Two weeks ago, a story that received limited press should have sent shockwaves throughout the legal establishment and to anyone who has prepared a last will and testament. Ontario, Judge C.A Gilmore rejected the will of the late Rector Emanuel Spence who bequeathed his entire estate to only one of his two daughters as the judge believed his motivations were racist. As such, the Judge set a controversial precedent where the thoughts and views of the deceased, and not the recipient of the inheritance, was determined to be detrimental to public policy and warranted the complete nullification of his will.
Mr. Spence died alone in 2013 and left a valid and legal will and testament for his entire $400,000 inheritance. Mr. Spence, originally from Jamaica moved to London, England where he had two daughters with the same woman. The couple separated and each parent took custody of one child. Mr. Spence decided to immigrate to Canada in 1979 and his child Verolin, who was the one trying to overturn her father`s will, moved to Canada with him after completing high school. All was well between Mr Spence and his daughter until 2002 when Verolin became pregnant by a man who was not black. Mr. Spence was not happy, their relationship went sour and Mr. Spence decided to remove Verolin from his will and bequeathed his entire inheritance to his other daughter in England with whom he barely knew.
Judge C.A Gilmore, made legal history by issuing a verdict stating that the intentions of the deceased were racist and offended public policy and as such the will should be voided and the inheritance should be divided equally between Mr. Spence`s two daughters. Judge Gilmore stated the following in his decision to void Mr. Spence`s will;
“It is clear and uncontradicted, in my view, that the reason for disinheriting Verolin, as articulated by the deceased, was one based on a clearly stated racist principle.”
“Does it offend public policy that the deceased’s other daughter, Donna, should receive the entire estate because her children were fathered by a black man? That, in my view, offends not only human sensibilities but also public policy.”
What is interesting in this case is that Mr. Spence never mentioned racial issues in his will as the reason why he decided not to bequeath anything to his daughter Verolin. Instead the will indicated that they had loss communication and this was the reason he decided not to give anything to his daughter. The Judge in this case never saw anything written by Mr. Spence that indicated that he was a racist, but the Judge nevertheless went behind the scenes and accepted evidence from friends and other witnesses who confirmed the real reason why he left Verolin out of the will was because of race.
It is clear that if Mr. Spence completely disavowed his daughter based on the color of her child’s skin is deplorable and unfortunate. However, Mr. Spence was permitted to have his personal views and to overturn a person’s will based on their thought process is contradictory to the law. Despite the outrage many people may feel when hearing this case, the fact remains that you are not obliged to leave any of your hard earned money to your adult children and you are permitted by law to give more to one than the other if that is your desire. This is testamentary freedom, which unlike the decision by Judge Gilmore, is entrenched in Canadian law.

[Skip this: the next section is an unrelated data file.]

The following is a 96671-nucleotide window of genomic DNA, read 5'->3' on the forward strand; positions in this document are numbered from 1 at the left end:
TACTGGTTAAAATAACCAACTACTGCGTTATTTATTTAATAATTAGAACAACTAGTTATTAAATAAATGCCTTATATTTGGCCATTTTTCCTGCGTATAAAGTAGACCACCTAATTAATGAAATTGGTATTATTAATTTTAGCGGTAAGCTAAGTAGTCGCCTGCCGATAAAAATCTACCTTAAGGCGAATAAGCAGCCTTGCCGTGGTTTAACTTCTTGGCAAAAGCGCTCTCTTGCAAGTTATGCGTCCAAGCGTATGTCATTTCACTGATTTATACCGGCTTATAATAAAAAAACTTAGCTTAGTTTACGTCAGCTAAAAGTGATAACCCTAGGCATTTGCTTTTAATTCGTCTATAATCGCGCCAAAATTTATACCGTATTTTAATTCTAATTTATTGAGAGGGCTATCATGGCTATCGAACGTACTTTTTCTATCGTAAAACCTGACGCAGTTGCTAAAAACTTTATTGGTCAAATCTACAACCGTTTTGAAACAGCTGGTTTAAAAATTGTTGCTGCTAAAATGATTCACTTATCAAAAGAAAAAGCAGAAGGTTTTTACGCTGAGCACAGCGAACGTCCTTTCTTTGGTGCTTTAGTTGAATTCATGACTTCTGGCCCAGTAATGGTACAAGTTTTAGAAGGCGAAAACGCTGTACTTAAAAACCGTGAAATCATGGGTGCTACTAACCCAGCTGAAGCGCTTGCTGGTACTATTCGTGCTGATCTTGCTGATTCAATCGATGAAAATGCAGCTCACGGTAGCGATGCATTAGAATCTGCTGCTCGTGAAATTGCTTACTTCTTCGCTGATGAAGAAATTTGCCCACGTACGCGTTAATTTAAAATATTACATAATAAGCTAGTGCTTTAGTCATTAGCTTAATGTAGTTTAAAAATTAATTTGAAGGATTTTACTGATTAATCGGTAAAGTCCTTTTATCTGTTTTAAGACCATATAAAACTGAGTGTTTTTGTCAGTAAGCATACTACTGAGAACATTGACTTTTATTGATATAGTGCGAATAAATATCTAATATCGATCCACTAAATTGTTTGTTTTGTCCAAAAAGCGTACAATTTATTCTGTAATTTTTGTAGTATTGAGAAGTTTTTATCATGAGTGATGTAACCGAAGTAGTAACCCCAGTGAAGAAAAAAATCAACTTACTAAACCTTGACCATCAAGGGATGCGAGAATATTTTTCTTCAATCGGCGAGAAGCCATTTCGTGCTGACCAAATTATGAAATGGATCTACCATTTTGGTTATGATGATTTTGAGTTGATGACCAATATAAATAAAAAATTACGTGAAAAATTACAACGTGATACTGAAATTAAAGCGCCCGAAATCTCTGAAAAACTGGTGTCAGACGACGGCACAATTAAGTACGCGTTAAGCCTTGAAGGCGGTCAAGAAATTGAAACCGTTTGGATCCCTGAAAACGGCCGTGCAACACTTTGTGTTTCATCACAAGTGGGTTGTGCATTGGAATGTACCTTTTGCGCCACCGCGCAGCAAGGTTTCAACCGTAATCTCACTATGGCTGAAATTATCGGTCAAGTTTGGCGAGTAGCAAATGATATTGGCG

The court had absolutely no basis for intervening in this case and has created a slippery slope for the intervention of the courts into the future wills of all Canadians. Instead of staying within the boundaries of the will itself, which did not advocate or mention any racist idea, the Judge decided to look back at the history of the deceased and to hear witnesses give evidence about his personal life. Where is the line drawn? What is considered contrary to public policy? Can a joke made 10 years earlier be held against someone after their death? How about their opposition to abortion, immigration policy or any other plethora of views that some people might not agree with? Yes, Mr. Spence may have been racist, but that does not give the court the right to overturn how he chooses to distribute his assets based on his beliefs, however horrendous they might be. Mr. Spence did not give his money to a hate group or anyone who advocates hatred, which is contrary to Canadian Hate Speech laws and public policy. Instead Mr. Spence simply chose not to give any inheritance to one of his adult daughters, which is not against any established Canadian law.
What is worrisome in this case is that it establishes a shocking precedent that can and will create many more cases in which a person’s will can be challenged by anyone who feels they have been short changed by an inheritance. This decision advocates that your thoughts and personal conservations throughout your life can and will be used against you even in death and that your will is always up for debate and annulation. This should be a lesson to all who have a last will and testament or who are thinking of creating one, that public policy apparently now dictates that you must be mindful of your private words and thoughts and should always be careful not speak of anything that might in the future be perceived contrary to public policy.